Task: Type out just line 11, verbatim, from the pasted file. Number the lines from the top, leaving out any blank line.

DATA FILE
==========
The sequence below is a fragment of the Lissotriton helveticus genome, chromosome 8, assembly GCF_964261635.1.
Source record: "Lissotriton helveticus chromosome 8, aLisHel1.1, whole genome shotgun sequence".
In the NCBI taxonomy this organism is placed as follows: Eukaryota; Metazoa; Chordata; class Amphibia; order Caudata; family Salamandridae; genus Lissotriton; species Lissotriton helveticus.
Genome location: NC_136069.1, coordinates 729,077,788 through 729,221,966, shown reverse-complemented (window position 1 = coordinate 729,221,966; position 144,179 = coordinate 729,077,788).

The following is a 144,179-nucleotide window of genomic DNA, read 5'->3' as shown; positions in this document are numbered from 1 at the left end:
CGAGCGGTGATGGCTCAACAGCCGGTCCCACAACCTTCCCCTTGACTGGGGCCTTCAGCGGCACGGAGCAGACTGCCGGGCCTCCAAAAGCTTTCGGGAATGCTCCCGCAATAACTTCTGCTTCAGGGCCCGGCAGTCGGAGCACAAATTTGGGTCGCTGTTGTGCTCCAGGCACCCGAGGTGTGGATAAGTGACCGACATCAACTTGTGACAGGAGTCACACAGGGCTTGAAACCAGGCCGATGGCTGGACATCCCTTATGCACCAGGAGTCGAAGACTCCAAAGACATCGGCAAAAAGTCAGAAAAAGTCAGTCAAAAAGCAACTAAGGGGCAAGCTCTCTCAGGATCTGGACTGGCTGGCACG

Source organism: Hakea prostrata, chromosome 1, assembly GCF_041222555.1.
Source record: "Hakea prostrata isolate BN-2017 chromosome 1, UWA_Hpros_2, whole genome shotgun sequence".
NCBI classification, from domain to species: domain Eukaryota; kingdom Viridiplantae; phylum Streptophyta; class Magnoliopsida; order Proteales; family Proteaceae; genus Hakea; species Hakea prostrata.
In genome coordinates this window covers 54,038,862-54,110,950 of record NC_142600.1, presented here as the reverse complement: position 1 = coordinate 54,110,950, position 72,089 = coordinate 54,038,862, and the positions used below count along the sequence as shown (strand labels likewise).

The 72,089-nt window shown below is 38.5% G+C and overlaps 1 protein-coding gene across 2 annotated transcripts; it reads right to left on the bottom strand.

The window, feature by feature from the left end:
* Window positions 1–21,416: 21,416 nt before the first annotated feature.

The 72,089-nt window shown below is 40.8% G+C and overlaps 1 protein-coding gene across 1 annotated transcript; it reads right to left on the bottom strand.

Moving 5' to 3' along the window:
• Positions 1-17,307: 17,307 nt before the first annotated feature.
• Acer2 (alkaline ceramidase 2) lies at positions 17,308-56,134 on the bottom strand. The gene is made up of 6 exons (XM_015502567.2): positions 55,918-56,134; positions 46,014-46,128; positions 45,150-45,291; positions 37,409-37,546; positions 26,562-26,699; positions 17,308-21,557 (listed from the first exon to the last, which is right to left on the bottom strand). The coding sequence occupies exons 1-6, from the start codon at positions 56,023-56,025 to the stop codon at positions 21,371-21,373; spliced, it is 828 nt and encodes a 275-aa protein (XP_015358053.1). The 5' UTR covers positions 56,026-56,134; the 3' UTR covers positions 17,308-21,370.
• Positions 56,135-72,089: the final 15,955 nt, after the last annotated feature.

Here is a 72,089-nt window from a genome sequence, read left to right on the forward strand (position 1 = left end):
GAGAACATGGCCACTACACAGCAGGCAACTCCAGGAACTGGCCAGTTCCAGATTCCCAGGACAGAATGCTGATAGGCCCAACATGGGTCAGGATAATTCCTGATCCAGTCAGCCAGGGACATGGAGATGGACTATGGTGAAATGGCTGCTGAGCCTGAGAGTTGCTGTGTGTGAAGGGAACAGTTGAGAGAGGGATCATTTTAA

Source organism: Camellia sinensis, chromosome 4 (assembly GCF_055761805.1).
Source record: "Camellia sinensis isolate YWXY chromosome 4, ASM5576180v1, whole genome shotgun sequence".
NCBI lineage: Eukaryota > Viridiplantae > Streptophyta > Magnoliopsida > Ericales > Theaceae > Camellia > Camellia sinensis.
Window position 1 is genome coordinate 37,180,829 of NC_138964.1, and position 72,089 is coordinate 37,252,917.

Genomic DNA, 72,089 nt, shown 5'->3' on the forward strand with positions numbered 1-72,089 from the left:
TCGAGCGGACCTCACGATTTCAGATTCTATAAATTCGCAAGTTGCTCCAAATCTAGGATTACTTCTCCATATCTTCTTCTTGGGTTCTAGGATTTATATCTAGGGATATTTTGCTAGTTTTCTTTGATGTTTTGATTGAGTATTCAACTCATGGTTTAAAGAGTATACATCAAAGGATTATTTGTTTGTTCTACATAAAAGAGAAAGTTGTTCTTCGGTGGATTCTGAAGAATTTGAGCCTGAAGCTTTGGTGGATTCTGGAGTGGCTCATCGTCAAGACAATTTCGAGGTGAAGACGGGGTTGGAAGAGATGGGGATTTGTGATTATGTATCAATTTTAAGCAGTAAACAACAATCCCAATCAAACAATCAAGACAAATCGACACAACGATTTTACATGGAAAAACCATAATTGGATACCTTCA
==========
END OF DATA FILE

The 72,089-nt window shown below is 38.5% G+C and overlaps 1 protein-coding gene across 2 annotated transcripts; it reads right to left on the bottom strand.